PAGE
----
• Form Factor: ATX
  • Socket: LGA-1151
  • Chipset: Intel Z390
  • RAM Slots: 4 (dual-channel)
  • Memory: 4400/4300/4266/4200/4133/4000/3866/3733/3600/3466/3400/3333/3300/3200/3000/2800/2666/2400/2133 MHz
  • Ports: 1x Gigabit LAN, 1x HDMI, 1x DisplayPort, 2x Wireless Antenna, 1x USB 3.1 Gen2 Type-C, 1x USB 3.1 Gen2 Type-A, 2x USB 3.1 Gen1 Type-A, 2x USB 2.0, 5x Audio port, 1x Optical (SPDIF), 3x PCIe 3.0, 6x SATA 6Gb/s, 2x M.2
  • Pros:
  • Extra power connector
  • External WiFi
  • Cons:
  • Less RGB

Giving You The Edge You Need

Intel is still going strong in the high-end performance consumer CPU market, using its new Intel Z390 chipset. Among the available boards would be MSI’s MPG Z390 Gaming Edge.
Once again, you’re looking at a black-coloured motherboard with some metallic silver accents. It has a large cover that acts as a partial shroud for the back I/O ports and heat. Contrary to what some would expect, it isn’t loaded to the gills with RGB, but there are some that are lined across the length of the right edge.

The external 802.11ac wireless connector with the two antennas attached

The external 802.11ac wireless connector with the two antennas attached

In terms of board layout, you’re looking at four DDR4 DIMM slots running in dual-channel mode, three full-length PCIe 3.0 slots (two with MSI Steel Slot), two M.2 slots, six SATA ports and four internal headers for additional USB 3.1 and 2.0 ports. It supports 2-way SLI or 3-way CrossFire, while the M.2 slots share the bandwidth from the PCIe slots.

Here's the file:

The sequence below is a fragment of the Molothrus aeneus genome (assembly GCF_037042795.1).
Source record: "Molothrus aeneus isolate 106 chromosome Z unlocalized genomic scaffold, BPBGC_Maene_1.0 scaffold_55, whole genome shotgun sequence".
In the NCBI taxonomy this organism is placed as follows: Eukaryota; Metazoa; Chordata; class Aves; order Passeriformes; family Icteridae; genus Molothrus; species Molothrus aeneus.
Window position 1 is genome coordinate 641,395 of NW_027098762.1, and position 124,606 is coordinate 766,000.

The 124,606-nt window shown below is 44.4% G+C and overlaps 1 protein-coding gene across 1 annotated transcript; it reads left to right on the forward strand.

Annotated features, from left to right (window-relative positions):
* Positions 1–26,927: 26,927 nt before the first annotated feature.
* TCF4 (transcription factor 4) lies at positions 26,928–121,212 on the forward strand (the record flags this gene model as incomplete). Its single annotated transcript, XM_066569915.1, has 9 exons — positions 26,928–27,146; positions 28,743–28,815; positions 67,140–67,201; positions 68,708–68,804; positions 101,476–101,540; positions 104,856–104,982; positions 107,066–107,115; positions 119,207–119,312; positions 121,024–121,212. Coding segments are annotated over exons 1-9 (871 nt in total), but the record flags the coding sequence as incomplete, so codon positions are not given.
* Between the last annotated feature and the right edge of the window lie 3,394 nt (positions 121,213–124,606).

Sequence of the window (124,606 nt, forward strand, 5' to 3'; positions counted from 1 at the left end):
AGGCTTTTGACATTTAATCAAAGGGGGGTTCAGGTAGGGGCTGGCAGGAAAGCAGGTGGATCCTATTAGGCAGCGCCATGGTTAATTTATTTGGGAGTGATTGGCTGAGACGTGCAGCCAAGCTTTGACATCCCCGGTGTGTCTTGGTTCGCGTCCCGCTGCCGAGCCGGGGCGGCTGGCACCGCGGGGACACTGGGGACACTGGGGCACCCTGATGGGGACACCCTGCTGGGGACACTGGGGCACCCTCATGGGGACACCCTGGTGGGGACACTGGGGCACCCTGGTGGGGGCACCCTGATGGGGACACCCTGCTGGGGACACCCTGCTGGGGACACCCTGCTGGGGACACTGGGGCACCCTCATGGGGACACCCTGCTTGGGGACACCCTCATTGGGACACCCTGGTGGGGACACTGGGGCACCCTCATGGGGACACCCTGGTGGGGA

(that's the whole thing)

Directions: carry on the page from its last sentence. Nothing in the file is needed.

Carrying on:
The MPG Z390 Gaming Edge is ideal for high-performance overclocking, thanks to the extra 4-pin power connector. This gives the user more juice to overclock the RAM to a maximum 4,400 MHz and feed Intel’s latest Core i9 processors. In order to keep the potentially hot system cool in PC chassis, MSI included 4-pins headers for five chassis fan, one CPU fan and another for a water pump. On the topic of headers, there’s two extra 4-pin headers for RGB LED strips, as well as two 3-pin headers for a rainbow LED and Corsair LED.

There's not much RGB lighting for once, but you can add more using the onboard headers (JRGB1, JRAINBOW1)

There’s not much RGB lighting for once, but you can add more using the onboard headers (JRGB1, JRAINBOW1)

For the rear I/O, there are a few goodies to go with the standard array of USB and Gigabit LAN ports. First, there’s video output for HDMI and DisplayPort, in case you don’t have a GPU or the one you use is down. There’s also a Wireless-AC compatible WiFi connector, which is great if you don’t want to or can’t use Ethernet cables. The only thing to note is that the external WiFi connector requires the two antennas included in the box to function properly.

In terms of overall performance, we managed safely overclock our Intel Core i7 8700K to 4.8GHz on this motherboard using an AIO liquid cooling solution. It ran stably at that frequency range, but temperatures were fairly hot at around 78 degrees Celsius. It’s possible to go over 5 GHz with some BIOS updates and utilising the extra 4-pin power connector, but the temperature can go all the way up to 89 degrees Celsius, which is too hot for comfort.

CHIP CONCLUDE: A good option if you’re looking for a board with lots of connectors, extra power for overclocking, and built-in Wireless AC.

(to be published in issue November 2018)